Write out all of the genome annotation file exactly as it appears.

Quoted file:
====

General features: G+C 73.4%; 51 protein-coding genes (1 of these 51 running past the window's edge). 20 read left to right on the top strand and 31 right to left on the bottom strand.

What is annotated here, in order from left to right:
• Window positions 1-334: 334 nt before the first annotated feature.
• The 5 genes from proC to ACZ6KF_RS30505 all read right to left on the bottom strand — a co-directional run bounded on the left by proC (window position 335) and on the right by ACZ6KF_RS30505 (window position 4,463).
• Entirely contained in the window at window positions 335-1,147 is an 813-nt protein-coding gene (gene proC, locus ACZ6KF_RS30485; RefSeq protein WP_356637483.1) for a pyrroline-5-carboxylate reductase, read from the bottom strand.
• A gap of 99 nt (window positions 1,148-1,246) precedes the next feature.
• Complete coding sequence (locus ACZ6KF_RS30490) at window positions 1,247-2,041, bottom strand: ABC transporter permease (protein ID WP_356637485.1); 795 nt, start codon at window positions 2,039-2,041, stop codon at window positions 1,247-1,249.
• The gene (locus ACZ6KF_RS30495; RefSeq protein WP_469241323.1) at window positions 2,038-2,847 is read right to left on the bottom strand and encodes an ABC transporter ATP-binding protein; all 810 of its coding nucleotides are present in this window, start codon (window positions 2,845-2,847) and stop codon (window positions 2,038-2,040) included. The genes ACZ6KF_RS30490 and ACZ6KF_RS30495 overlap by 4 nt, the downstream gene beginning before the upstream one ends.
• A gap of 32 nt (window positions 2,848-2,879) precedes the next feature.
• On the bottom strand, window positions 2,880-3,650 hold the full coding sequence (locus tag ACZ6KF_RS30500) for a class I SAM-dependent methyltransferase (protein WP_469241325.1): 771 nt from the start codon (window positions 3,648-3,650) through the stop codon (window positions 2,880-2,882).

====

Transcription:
General features: G+C 73.4%; 51 protein-coding genes (1 of these 51 running past the window's edge). 20 read left to right on the top strand and 31 right to left on the bottom strand.

What is annotated here, in order from left to right:
• Window positions 1-334: 334 nt before the first annotated feature.
• The 5 genes from proC to ACZ6KF_RS30505 all read right to left on the bottom strand — a co-directional run bounded on the left by proC (window position 335) and on the right by ACZ6KF_RS30505 (window position 4,463).
• Entirely contained in the window at window positions 335-1,147 is an 813-nt protein-coding gene (gene proC, locus ACZ6KF_RS30485; RefSeq protein WP_356637483.1) for a pyrroline-5-carboxylate reductase, read from the bottom strand.
• A gap of 99 nt (window positions 1,148-1,246) precedes the next feature.
• Complete coding sequence (locus ACZ6KF_RS30490) at window positions 1,247-2,041, bottom strand: ABC transporter permease (protein ID WP_356637485.1); 795 nt, start codon at window positions 2,039-2,041, stop codon at window positions 1,247-1,249.
• The gene (locus ACZ6KF_RS30495; RefSeq protein WP_469241323.1) at window positions 2,038-2,847 is read right to left on the bottom strand and encodes an ABC transporter ATP-binding protein; all 810 of its coding nucleotides are present in this window, start codon (window positions 2,845-2,847) and stop codon (window positions 2,038-2,040) included. The genes ACZ6KF_RS30490 and ACZ6KF_RS30495 overlap by 4 nt, the downstream gene beginning before the upstream one ends.
• A gap of 32 nt (window positions 2,848-2,879) precedes the next feature.
• On the bottom strand, window positions 2,880-3,650 hold the full coding sequence (locus tag ACZ6KF_RS30500) for a class I SAM-dependent methyltransferase (protein WP_469241325.1): 771 nt from the start codon (window positions 3,648-3,650) through the stop codon (window positions 2,880-2,882).